UK Q2 GDP Forecast: Potential Stall Amid Economic Outlook Uncertainty - Analysis by Michael Hewson

Portugal's Growing Reliance on Retail Debt as a Funding Source and Upcoming Market Events"
UK economy expected to stall in Q2. By Michael Hewson (Chief Market Analyst at CMC Markets UK)
 
European markets enjoyed their second successive day of gains yesterday, boosted by the announcement by China to end its ban on overseas travel groups to other countries has also helped boost travel, leisure, and the luxury sector.
The gains were also helped by a lower-than-expected rise in US CPI of 3.2%, with core prices slipping back to 4.7%, which increased expectations that we could well have seen the last of the Fed rate hiking cycle, which in turn helped to push the S&P500 to its highest levels this week and on course to post its biggest daily gain since July.
 
 
Unfortunately, San Francisco Fed President Mary Daly had other ideas, commenting that the central bank has more work to do when it comes to further rate hikes, which pulled US yields off their lows of the day, pulling stock markets back to break even.
 
This failure to hang onto the gains of the day speaks to how nervous investors are when it comes to the outlook for inflation at a time, even though Daly isn't a voting member on the FOMC this year, and she's hardly likely to say anything else.
Certainty hasn't been helped this week by data out of China which shows the economy there is in deflation, despite recent upward pressure on energy prices.
 
 
It also means that we can expect to see a lower open for markets in Europe with the main focus today being on the latest UK Q2 GDP numbers, as well as US PPI for July.
Having eked out 0.1% growth in Q1 of this year, today's UK Q2 GDP numbers ought to show an improvement on the previous two quarters for the UK economy, yet for some reason most forecasts are for zero growth. That seems unduly pessimistic to me, although the public sector strike action is likely to have been a drag on economic activity.
 
 
Contrary to a lot of expectations economic activity has managed to hold up reasonably well, despite soaring inflation which has weighed on demand, and especially on the more discretionary areas of the UK economy.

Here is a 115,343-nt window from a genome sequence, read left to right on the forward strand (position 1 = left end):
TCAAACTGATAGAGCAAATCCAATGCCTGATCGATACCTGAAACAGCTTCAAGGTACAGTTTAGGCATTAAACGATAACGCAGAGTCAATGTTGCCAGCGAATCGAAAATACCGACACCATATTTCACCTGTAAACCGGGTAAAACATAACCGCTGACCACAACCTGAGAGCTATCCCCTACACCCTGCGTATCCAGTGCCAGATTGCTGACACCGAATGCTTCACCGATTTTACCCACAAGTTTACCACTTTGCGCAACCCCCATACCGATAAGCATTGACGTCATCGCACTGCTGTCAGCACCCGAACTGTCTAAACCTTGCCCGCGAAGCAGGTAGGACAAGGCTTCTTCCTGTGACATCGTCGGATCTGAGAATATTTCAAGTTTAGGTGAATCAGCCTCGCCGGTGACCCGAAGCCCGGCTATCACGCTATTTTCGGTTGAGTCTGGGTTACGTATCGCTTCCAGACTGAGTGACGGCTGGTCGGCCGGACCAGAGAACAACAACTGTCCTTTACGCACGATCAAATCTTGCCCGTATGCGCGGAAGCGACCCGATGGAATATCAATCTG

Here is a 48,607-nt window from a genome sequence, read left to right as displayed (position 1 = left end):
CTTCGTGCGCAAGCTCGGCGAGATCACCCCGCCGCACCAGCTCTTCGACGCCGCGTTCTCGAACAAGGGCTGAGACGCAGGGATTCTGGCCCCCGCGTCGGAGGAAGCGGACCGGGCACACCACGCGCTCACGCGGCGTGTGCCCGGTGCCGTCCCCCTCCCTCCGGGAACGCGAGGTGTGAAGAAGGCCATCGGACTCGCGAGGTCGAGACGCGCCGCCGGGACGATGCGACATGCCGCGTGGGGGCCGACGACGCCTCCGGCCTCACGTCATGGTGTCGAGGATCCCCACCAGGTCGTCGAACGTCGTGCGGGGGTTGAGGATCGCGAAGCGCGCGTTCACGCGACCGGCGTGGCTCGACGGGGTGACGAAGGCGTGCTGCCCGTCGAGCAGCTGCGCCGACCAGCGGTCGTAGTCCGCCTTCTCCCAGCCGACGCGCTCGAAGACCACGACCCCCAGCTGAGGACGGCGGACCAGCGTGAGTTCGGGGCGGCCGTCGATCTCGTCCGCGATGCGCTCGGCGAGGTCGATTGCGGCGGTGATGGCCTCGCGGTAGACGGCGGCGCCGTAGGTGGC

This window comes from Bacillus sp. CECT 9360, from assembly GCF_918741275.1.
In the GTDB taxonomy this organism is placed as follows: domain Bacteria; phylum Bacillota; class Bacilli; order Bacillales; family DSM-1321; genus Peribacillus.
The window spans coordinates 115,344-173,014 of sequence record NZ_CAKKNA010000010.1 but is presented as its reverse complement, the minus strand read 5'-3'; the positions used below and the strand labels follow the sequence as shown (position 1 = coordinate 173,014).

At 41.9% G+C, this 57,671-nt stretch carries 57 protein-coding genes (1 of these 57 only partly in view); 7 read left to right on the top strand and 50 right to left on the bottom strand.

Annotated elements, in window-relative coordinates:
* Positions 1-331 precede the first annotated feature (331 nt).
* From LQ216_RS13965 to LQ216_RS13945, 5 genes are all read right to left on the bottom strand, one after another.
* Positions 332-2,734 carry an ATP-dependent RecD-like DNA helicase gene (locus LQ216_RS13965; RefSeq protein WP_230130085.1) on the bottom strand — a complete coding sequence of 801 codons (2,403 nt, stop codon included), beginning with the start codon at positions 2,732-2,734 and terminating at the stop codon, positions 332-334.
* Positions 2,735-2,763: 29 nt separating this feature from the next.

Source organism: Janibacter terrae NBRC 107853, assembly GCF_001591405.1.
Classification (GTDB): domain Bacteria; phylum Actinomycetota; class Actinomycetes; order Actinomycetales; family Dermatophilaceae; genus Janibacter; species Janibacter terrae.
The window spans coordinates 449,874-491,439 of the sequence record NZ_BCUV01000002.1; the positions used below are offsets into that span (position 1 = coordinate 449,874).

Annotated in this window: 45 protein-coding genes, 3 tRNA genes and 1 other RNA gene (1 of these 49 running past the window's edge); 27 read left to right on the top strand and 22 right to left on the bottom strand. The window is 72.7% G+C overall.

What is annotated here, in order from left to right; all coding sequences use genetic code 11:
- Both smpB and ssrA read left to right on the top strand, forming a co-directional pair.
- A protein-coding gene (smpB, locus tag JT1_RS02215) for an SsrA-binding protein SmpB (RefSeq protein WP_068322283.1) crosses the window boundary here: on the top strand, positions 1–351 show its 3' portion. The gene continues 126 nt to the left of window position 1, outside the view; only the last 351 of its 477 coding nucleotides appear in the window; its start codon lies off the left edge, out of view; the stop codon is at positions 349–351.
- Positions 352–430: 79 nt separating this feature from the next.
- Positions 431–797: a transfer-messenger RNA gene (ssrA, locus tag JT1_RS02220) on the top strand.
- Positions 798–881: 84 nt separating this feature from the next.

PMIs have held up well throughout the quarter even as they have weakened into the summer.
Retail sales have been positive every month during Q2, rising by 0.5%, 0.1% and 0.7% respectively. Consumer spending has also been helped by lower fuel pump prices, and with unemployment levels still at relatively low levels and wage growth currently above 7%, today's Q2 GDP numbers could be as good as it gets for a while.
 
 
Despite the resilience shown by the consumer, expectations for today's Q2 are for a 0% growth which seems rather stingy when we saw 0.1% in Q1. This comes across as surprising given that Q2 has felt better from an economic point of view than the start of the year, with lower petrol prices helping to put more money in people's pockets despite higher bills in April. This raises the prospect of an upside surprise, however that might come with subsequent revisions.      
Nonetheless, even as we look back at Q2, the outlook for Q3 is likely to become more challenging even with the benefit of a lower energy price cap, helping to offset interest rates now at their highest levels for over 15 years. With more and more fixed rate mortgages set to get refinanced in the coming months the second half of the year for the UK economy could well be a lot more challenging than the first half.
 
 
Yesterday US CPI came in slightly softer than expected even as July CPI edged up to 3.2% from 3% in June. Today's PPI numbers might show a similar story due to higher energy prices, but even here we've seen sharp falls in the last 12 months.
A year ago, US PPI was at 11.3%, falling to 0.1% in June, with the move lower being very much one way. We could see a modest rebound to 0.7% in July. Core prices have been stickier, but they are still expected to soften further to 2.3% from 2.4%. 12 months ago, core PPI was at 8.2% and peaked in March last year at 9.6%.
 
 
 
EUR/USD – squeezed above the 1.1050 area yesterday, before failing again, and sliding back below the 1.1000 area. Despite the failure to break higher we are still finding support just above the 50-day SMA. Below 1.0900 targets the 1.0830 area.
 
 
GBP/USD – popped above the 1.2800 area yesterday and then slipped back. We need to see a sustained move back above the 1.2800 area to ensure this rally has legs. We have support at the 1.2620 area. Below 1.2600 targets 1.2400. Resistance at the 1.2830 area as well as 1.3000.    
 
 
EUR/GBP – pushed up to the 100-day SMA with resistance now at the 0.8670/80 area. Support comes in at the 0.8580 area with a break below targeting the 0.8530 area. Above the 100-day SMA targets the 0.8720 area.
 
 
USD/JPY – closing in on the June highs at the 145.00 area. This is the key barrier for a move back towards 147.50, on a break above the 145.20 level. Support now comes in at the 143.80 area.
 
 
FTSE100 is expected to open 42 points lower at 7,576
 
 
DAX is expected to open 70 points lower at 15,926
 
 
CAC40 is expected to open 30 points lower at 7,403
Portugal's Growing Reliance on Retail Debt as a Funding Source and Upcoming Market Events"

Michael Hewson

Follow the author on:

Twitter